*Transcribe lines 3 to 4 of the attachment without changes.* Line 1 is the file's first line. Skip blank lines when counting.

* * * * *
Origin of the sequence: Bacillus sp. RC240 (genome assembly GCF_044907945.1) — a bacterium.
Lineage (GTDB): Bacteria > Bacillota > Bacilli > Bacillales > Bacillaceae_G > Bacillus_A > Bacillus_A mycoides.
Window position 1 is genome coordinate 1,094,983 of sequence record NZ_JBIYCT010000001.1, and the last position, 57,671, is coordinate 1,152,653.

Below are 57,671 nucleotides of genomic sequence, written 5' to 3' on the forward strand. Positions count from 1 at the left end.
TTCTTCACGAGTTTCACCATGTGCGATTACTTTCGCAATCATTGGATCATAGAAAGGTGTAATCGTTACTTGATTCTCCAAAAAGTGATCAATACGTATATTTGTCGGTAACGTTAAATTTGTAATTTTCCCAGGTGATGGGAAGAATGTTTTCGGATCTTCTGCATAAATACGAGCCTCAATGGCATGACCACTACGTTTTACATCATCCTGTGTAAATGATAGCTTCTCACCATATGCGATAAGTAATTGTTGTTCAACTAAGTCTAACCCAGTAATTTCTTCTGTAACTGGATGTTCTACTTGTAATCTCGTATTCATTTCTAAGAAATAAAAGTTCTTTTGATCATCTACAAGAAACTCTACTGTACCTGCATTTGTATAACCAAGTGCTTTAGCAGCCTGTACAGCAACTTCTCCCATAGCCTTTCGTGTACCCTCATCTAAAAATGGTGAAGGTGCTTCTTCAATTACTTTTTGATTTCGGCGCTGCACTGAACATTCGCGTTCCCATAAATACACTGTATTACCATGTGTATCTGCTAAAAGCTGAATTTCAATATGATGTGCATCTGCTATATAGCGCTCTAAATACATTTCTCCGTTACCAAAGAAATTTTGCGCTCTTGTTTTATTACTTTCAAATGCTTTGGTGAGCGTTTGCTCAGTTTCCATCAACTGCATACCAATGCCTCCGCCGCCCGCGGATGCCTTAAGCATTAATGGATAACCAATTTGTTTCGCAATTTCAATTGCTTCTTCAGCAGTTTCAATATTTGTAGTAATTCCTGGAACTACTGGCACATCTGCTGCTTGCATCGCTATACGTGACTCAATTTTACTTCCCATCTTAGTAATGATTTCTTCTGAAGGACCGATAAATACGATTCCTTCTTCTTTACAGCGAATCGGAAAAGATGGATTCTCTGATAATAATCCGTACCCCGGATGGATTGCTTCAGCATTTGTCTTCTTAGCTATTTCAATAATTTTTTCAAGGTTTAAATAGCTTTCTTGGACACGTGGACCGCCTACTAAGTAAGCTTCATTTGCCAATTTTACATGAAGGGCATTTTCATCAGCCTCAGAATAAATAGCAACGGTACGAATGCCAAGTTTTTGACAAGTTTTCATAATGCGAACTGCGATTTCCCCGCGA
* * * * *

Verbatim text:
Window position 1 is genome coordinate 1,094,983 of sequence record NZ_JBIYCT010000001.1, and the last position, 57,671, is coordinate 1,152,653.

Below are 57,671 nucleotides of genomic sequence, written 5' to 3' on the forward strand. Positions count from 1 at the left end.